Kings and Queens in profile: Jane Seymour

Historian Elizabeth Norton tells you everything you need to know about Jane Seymour, queen of England from 1536 to 1537 as the third wife of Henry VIII

Jane Seymour. (Popperfoto/Getty Images)
Jane Seymour. (Popperfoto/Getty Images)

Born: In around 1508

Died: 24 October 1537

Ruled: from 1536 to 1537

Family: the daughter of Sir John Seymour of Wolfhall in Wiltshire and his wife, Margery Wentworth

Successor: Anne of Cleves, Henry’s fourth wife

Remembered for: being the only wife to provide Henry with a son and male heir

Life: Jane Seymour, Henry VIII’s third wife, was born in around 1508. Her kinsman, the courtier Sir Francis Bryan, secured a place for her in the service of Queen Catherine of Aragon. Jane later transferred into the household of Catherine’s successor, Anne Boleyn.

By 1535, Jane was in her late twenties, with few marriage prospects. One contemporary considered her to be “no great beauty, so fair that one would call her rather pale than otherwise”.

She nonetheless attracted the king’s attention – perhaps when he visited Wolfhall in September 1535. Anne Boleyn blamed her miscarriage, in late January 1536, on the developing relationship, complaining to Henry that she had “caught that abandoned woman Jane sitting on your knees”. The queen and her maid had already come to blows.

Jane's rise: Anne’s failure to bear a son was an opportunity for Jane. When Henry sent her a letter and a purse of gold, she refused them, declaring that “she had no greater riches in the world than her honour, which she would not injure for a thousand deaths”.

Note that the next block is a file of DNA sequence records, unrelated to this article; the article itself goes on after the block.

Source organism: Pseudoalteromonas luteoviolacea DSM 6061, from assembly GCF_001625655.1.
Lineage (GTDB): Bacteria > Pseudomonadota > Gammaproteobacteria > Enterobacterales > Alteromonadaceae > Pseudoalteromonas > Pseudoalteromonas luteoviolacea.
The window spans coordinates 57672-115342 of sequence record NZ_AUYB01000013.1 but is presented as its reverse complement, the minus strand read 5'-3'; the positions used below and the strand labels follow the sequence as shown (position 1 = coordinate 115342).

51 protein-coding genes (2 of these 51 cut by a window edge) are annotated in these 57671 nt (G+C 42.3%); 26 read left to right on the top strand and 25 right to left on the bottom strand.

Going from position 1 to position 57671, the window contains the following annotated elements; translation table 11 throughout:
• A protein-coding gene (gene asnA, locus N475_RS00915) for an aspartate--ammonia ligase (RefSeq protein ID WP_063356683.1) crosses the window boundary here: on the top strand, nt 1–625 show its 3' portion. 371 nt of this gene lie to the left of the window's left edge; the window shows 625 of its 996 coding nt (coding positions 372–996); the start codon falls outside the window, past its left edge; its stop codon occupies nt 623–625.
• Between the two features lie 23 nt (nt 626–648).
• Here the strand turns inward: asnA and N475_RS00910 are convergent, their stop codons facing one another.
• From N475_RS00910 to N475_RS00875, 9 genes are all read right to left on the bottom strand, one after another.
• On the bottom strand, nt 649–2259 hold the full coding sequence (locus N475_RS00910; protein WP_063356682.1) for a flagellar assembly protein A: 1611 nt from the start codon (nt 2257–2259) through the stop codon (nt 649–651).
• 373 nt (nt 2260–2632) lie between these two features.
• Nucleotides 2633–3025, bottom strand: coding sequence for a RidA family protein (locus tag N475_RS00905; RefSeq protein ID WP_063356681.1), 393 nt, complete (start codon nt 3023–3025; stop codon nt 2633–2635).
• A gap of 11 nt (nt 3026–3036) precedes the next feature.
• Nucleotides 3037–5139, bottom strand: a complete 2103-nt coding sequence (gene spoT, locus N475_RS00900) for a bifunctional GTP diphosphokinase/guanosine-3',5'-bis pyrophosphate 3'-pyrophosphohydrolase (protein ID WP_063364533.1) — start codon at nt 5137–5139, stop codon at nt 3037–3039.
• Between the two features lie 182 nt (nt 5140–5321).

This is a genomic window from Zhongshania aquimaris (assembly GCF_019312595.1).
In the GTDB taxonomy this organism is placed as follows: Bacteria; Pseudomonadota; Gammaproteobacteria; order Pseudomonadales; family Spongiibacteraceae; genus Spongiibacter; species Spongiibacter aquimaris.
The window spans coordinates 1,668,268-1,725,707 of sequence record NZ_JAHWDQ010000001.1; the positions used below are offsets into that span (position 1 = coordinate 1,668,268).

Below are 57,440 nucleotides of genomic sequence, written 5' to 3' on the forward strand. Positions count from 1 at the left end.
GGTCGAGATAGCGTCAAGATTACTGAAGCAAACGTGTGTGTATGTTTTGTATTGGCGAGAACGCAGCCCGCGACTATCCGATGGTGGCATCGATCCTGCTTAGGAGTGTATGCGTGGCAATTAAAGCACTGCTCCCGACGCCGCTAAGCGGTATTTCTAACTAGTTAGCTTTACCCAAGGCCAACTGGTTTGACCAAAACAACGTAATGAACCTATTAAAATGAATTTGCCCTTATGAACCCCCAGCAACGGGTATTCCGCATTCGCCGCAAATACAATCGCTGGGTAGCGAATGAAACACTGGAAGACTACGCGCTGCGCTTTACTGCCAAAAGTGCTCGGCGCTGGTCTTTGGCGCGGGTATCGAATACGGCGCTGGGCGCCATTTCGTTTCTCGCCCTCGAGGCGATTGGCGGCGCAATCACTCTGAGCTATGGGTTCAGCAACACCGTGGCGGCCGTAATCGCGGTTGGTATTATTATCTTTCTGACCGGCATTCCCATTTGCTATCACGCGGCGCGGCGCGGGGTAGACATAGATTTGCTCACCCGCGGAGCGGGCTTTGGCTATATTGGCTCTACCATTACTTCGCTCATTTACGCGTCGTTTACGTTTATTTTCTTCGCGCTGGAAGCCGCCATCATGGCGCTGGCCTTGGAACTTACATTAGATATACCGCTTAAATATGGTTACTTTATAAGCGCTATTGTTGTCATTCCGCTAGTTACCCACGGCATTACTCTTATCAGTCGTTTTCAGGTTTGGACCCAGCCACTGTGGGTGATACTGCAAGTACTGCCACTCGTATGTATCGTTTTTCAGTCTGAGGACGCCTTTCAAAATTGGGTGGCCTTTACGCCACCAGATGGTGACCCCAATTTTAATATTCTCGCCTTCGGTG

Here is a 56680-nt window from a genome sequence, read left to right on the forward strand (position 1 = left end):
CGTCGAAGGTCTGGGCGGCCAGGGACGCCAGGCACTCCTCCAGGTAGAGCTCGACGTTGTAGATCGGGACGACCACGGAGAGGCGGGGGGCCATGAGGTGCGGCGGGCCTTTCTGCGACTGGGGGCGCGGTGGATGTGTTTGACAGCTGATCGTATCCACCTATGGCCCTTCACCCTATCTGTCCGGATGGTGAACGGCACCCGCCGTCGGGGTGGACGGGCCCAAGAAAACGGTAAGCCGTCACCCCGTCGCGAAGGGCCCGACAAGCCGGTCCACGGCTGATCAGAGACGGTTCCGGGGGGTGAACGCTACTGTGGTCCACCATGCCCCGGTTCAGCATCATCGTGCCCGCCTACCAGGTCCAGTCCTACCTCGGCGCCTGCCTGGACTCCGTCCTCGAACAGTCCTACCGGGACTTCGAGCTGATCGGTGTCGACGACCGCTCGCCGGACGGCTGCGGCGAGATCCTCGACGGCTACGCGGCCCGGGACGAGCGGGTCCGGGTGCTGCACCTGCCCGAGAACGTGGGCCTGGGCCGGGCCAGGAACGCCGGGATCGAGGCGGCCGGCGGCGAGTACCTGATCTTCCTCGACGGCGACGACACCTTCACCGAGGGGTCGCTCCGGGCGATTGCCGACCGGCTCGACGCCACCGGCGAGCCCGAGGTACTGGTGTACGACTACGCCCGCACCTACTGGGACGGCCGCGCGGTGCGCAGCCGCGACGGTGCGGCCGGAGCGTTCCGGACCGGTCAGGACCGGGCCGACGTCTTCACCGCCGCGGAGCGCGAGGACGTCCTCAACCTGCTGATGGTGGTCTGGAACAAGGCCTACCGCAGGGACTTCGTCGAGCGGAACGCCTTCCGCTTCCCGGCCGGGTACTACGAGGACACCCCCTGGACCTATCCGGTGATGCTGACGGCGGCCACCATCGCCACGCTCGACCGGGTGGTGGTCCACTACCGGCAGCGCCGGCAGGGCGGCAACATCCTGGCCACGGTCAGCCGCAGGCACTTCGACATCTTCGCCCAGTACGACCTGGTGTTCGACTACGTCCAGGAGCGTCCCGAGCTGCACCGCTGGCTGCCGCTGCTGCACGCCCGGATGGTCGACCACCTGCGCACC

Henry was smitten with this show of virtue, henceforth insisting on meeting her only with a chaperone. During April they discussed marriage and, on 20 May 1536 – the day after Anne Boleyn’s execution – the couple were betrothed. They married shortly afterwards.

Jane, who took as her motto “bound to obey and serve”, presented herself as meek and obedient. She was, however, instrumental in bringing Henry’s estranged daughter, princess Mary, back to court.

The new queen held conservative religious beliefs. This became apparent in October 1536 when she threw herself on her knees before the king at Windsor, begging him to restore the abbeys for fear that the rebellion, known as the Pilgrimage of Grace, was God’s judgment against him. In response, Henry publicly reminded her of the fate of Anne Boleyn, “enough to frighten a woman who is not very secure”.

Jane's fall: Without a son, Jane was vulnerable, and the postponement of her coronation was ominous. Finally, in March 1537, her pregnancy was announced. Henry was solicitous to his wife, resolving to stay close to her and ordering fat quails from Calais when she desired to eat them.

Jane endured a labour of two days and three nights before bearing a son at Hampton Court on 12 October, to great rejoicing. She was well enough to appear at the christening on 15 October, lying in an antechamber, wrapped in furs.

However, she soon sickened, with her attendants blamed for suffering “her to take great cold and to eat things that her fantasy in sickness called for”. In reality, she was probably suffering from puerperal, or childbed, fever. She died on 24 October.

Jane Seymour, as the only one of Henry VIII’s wives to die as queen, received a royal funeral at Windsor. She was later joined there by the king, who requested burial beside the mother of his only surviving son. Her child succeeded as Edward VI, but died at the age of 15.

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